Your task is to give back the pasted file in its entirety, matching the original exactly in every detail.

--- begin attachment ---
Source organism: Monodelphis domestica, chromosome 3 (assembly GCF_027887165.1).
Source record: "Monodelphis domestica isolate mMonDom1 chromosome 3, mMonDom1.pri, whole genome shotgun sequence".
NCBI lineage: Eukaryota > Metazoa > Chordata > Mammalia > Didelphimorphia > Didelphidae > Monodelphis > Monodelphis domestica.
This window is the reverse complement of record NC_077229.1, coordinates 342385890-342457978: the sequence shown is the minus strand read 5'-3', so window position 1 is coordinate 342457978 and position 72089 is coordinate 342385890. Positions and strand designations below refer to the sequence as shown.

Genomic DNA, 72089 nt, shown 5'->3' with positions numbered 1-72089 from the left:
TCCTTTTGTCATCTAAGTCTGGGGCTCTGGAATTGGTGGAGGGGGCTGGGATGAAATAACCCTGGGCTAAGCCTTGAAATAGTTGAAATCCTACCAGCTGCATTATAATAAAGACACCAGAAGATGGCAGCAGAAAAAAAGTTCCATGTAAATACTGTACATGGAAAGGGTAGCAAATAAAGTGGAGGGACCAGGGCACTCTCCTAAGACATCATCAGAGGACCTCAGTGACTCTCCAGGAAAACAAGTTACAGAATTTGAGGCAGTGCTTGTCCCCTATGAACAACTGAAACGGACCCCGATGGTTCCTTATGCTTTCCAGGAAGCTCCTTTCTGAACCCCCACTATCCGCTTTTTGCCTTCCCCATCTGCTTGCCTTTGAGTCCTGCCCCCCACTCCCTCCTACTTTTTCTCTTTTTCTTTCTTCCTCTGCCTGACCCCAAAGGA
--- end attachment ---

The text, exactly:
Source organism: Monodelphis domestica, chromosome 3 (assembly GCF_027887165.1).
Source record: "Monodelphis domestica isolate mMonDom1 chromosome 3, mMonDom1.pri, whole genome shotgun sequence".
NCBI lineage: Eukaryota > Metazoa > Chordata > Mammalia > Didelphimorphia > Didelphidae > Monodelphis > Monodelphis domestica.
This window is the reverse complement of record NC_077229.1, coordinates 342385890-342457978: the sequence shown is the minus strand read 5'-3', so window position 1 is coordinate 342457978 and position 72089 is coordinate 342385890. Positions and strand designations below refer to the sequence as shown.

Genomic DNA, 72089 nt, shown 5'->3' with positions numbered 1-72089 from the left:
TCCTTTTGTCATCTAAGTCTGGGGCTCTGGAATTGGTGGAGGGGGCTGGGATGAAATAACCCTGGGCTAAGCCTTGAAATAGTTGAAATCCTACCAGCTGCATTATAATAAAGACACCAGAAGATGGCAGCAGAAAAAAAGTTCCATGTAAATACTGTACATGGAAAGGGTAGCAAATAAAGTGGAGGGACCAGGGCACTCTCCTAAGACATCATCAGAGGACCTCAGTGACTCTCCAGGAAAACAAGTTACAGAATTTGAGGCAGTGCTTGTCCCCTATGAACAACTGAAACGGACCCCGATGGTTCCTTATGCTTTCCAGGAAGCTCCTTTCTGAACCCCCACTATCCGCTTTTTGCCTTCCCCATCTGCTTGCCTTTGAGTCCTGCCCCCCACTCCCTCCTACTTTTTCTCTTTTTCTTTCTTCCTCTGCCTGACCCCAAAGGA